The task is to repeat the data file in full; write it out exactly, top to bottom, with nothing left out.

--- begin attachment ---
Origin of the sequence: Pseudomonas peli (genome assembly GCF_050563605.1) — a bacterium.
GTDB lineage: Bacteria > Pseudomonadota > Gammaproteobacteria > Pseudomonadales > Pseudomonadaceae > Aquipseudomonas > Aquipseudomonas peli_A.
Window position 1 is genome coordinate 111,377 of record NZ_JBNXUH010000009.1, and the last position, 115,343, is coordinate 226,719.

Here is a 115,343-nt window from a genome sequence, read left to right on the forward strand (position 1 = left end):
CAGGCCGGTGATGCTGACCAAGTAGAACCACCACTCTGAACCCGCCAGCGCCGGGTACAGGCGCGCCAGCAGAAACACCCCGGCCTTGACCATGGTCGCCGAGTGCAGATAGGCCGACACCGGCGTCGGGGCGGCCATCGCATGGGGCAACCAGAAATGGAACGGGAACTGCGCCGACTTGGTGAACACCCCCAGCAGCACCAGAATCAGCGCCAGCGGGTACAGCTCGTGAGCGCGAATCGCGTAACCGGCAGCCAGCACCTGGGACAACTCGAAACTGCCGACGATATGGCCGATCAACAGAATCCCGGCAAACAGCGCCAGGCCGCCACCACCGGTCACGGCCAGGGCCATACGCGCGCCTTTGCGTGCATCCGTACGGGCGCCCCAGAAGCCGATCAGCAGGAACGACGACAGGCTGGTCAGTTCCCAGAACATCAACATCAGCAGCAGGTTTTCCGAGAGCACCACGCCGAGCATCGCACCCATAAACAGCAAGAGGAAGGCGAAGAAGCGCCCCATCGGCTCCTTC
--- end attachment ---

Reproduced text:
Origin of the sequence: Pseudomonas peli (genome assembly GCF_050563605.1) — a bacterium.
GTDB lineage: Bacteria > Pseudomonadota > Gammaproteobacteria > Pseudomonadales > Pseudomonadaceae > Aquipseudomonas > Aquipseudomonas peli_A.
Window position 1 is genome coordinate 111,377 of record NZ_JBNXUH010000009.1, and the last position, 115,343, is coordinate 226,719.

Here is a 115,343-nt window from a genome sequence, read left to right on the forward strand (position 1 = left end):
CAGGCCGGTGATGCTGACCAAGTAGAACCACCACTCTGAACCCGCCAGCGCCGGGTACAGGCGCGCCAGCAGAAACACCCCGGCCTTGACCATGGTCGCCGAGTGCAGATAGGCCGACACCGGCGTCGGGGCGGCCATCGCATGGGGCAACCAGAAATGGAACGGGAACTGCGCCGACTTGGTGAACACCCCCAGCAGCACCAGAATCAGCGCCAGCGGGTACAGCTCGTGAGCGCGAATCGCGTAACCGGCAGCCAGCACCTGGGACAACTCGAAACTGCCGACGATATGGCCGATCAACAGAATCCCGGCAAACAGCGCCAGGCCGCCACCACCGGTCACGGCCAGGGCCATACGCGCGCCTTTGCGTGCATCCGTACGGGCGCCCCAGAAGCCGATCAGCAGGAACGACGACAGGCTGGTCAGTTCCCAGAACATCAACATCAGCAGCAGGTTTTCCGAGAGCACCACGCCGAGCATCGCACCCATAAACAGCAAGAGGAAGGCGAAGAAGCGCCCCATCGGCTCCTTC